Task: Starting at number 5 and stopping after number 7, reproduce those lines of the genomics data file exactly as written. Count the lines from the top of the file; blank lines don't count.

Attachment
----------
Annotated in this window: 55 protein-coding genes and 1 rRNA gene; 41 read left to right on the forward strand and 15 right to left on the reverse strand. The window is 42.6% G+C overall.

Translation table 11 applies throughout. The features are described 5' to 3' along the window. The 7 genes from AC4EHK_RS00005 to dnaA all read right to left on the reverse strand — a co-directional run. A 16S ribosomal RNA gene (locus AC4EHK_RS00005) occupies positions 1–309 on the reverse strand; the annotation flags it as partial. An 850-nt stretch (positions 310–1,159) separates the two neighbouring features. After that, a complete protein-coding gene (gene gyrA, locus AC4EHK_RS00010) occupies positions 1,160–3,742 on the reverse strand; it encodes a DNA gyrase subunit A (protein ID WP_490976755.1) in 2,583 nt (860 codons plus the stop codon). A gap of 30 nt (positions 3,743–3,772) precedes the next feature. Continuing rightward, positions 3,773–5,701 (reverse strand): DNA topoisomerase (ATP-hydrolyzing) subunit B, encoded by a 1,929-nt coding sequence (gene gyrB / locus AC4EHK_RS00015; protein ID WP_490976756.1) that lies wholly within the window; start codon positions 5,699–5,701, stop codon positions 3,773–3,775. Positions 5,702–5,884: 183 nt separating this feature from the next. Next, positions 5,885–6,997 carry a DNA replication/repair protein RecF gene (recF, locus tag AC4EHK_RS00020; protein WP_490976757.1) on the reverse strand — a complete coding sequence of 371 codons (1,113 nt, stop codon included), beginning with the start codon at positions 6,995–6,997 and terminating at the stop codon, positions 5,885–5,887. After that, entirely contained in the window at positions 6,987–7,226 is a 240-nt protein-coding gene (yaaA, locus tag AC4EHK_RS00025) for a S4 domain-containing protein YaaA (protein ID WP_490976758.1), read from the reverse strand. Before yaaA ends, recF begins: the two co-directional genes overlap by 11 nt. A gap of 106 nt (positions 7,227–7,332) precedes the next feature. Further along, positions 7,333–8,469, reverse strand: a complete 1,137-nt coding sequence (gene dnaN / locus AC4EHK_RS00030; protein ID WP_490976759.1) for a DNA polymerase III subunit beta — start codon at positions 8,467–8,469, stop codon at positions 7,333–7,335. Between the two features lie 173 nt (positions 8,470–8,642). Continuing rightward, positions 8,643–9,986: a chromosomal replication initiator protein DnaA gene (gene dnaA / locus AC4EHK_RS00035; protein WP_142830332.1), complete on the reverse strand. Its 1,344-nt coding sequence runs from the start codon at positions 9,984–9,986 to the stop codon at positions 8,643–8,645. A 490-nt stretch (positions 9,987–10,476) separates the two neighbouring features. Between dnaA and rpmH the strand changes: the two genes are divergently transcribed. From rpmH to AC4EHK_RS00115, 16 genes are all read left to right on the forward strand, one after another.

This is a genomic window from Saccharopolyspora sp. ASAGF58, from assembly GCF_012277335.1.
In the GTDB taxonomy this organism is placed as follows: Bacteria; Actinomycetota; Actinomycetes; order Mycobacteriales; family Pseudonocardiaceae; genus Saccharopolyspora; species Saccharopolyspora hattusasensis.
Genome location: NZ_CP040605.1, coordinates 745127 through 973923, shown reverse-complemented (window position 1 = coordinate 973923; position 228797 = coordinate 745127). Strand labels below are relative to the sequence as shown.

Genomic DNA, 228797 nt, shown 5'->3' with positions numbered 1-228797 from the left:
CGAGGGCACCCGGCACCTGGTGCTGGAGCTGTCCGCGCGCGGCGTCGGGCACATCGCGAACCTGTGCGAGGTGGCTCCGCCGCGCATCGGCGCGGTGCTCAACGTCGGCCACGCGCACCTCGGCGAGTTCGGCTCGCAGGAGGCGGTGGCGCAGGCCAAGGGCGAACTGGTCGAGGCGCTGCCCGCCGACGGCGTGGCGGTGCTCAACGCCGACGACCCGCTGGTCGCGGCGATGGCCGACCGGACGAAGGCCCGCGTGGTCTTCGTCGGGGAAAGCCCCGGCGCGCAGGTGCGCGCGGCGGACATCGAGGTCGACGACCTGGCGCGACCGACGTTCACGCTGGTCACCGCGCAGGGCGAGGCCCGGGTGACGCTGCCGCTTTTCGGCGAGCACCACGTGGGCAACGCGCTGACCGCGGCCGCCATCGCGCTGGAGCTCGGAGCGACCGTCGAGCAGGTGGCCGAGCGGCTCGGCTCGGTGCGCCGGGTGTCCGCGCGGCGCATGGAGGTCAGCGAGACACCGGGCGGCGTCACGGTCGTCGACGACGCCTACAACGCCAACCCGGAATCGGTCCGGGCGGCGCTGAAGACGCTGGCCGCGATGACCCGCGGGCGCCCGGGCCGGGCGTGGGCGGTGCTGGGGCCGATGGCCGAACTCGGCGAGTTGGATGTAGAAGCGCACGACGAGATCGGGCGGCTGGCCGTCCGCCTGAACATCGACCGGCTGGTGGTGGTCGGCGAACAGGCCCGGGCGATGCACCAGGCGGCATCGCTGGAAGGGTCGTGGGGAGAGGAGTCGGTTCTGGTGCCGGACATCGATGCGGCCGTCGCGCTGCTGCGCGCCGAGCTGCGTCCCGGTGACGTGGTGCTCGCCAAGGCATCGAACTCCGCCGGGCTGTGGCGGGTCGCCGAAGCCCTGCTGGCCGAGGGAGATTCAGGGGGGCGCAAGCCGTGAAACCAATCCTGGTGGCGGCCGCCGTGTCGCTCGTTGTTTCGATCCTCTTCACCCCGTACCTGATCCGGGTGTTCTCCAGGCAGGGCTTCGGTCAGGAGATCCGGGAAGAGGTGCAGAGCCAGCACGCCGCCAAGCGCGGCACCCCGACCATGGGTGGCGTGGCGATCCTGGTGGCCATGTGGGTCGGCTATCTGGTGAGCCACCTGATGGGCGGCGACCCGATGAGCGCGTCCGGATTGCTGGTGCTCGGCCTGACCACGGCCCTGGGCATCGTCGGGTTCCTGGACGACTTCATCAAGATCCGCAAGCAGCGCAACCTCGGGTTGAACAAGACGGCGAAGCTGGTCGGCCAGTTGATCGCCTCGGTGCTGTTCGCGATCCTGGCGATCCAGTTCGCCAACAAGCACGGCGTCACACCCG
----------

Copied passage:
Genome location: NZ_CP040605.1, coordinates 745127 through 973923, shown reverse-complemented (window position 1 = coordinate 973923; position 228797 = coordinate 745127). Strand labels below are relative to the sequence as shown.

Genomic DNA, 228797 nt, shown 5'->3' with positions numbered 1-228797 from the left:
CGAGGGCACCCGGCACCTGGTGCTGGAGCTGTCCGCGCGCGGCGTCGGGCACATCGCGAACCTGTGCGAGGTGGCTCCGCCGCGCATCGGCGCGGTGCTCAACGTCGGCCACGCGCACCTCGGCGAGTTCGGCTCGCAGGAGGCGGTGGCGCAGGCCAAGGGCGAACTGGTCGAGGCGCTGCCCGCCGACGGCGTGGCGGTGCTCAACGCCGACGACCCGCTGGTCGCGGCGATGGCCGACCGGACGAAGGCCCGCGTGGTCTTCGTCGGGGAAAGCCCCGGCGCGCAGGTGCGCGCGGCGGACATCGAGGTCGACGACCTGGCGCGACCGACGTTCACGCTGGTCACCGCGCAGGGCGAGGCCCGGGTGACGCTGCCGCTTTTCGGCGAGCACCACGTGGGCAACGCGCTGACCGCGGCCGCCATCGCGCTGGAGCTCGGAGCGACCGTCGAGCAGGTGGCCGAGCGGCTCGGCTCGGTGCGCCGGGTGTCCGCGCGGCGCATGGAGGTCAGCGAGACACCGGGCGGCGTCACGGTCGTCGACGACGCCTACAACGCCAACCCGGAATCGGTCCGGGCGGCGCTGAAGACGCTGGCCGCGATGACCCGCGGGCGCCCGGGCCGGGCGTGGGCGGTGCTGGGGCCGATGGCCGAACTCGGCGAGTTGGATGTAGAAGCGCACGACGAGATCGGGCGGCTGGCCGTCCGCCTGAACATCGACCGGCTGGTGGTGGTCGGCGAACAGGCCCGGGCGATGCACCAGGCGGCATCGCTGGAAGGGTCGTGGGGAGAGGAGTCGGTTCTGGTGCCGGACATCGATGCGGCCGTCGCGCTGCTGCGCGCCGAGCTGCGTCCCGGTGACGTGGTGCTCGCCAAGGCATCGAACTCCGCCGGGCTGTGGCGGGTCGCCGAAGCCCTGCTGGCCGAGGGAGATTCAGGGGGGCGCAAGCCGTGAAACCAATCCTGGTGGCGGCCGCCGTGTCGCTCGTTGTTTCGATCCTCTTCACCCCGTACCTGATCCGGGTGTTCTCCAGGCAGGGCTTCGGTCAGGAGATCCGGGAAGAGGTGCAGAGCCAGCACGCCGCCAAGCGCGGCACCCCGACCATGGGTGGCGTGGCGATCCTGGTGGCCATGTGGGTCGGCTATCTGGTGAGCCACCTGATGGGCGGCGACCCGATGAGCGCGTCCGGATTGCTGGTGCTCGGCCTGACCACGGCCCTGGGCATCGTCGGGTTCCTGGACGACTTCATCAAGATCCGCAAGCAGCGCAACCTCGGGTTGAACAAGACGGCGAAGCTGGTCGGCCAGTTGATCGCCTCGGTGCTGTTCGCGATCCTGGCGATCCAGTTCGCCAACAAGCACGGCGTCACACCCG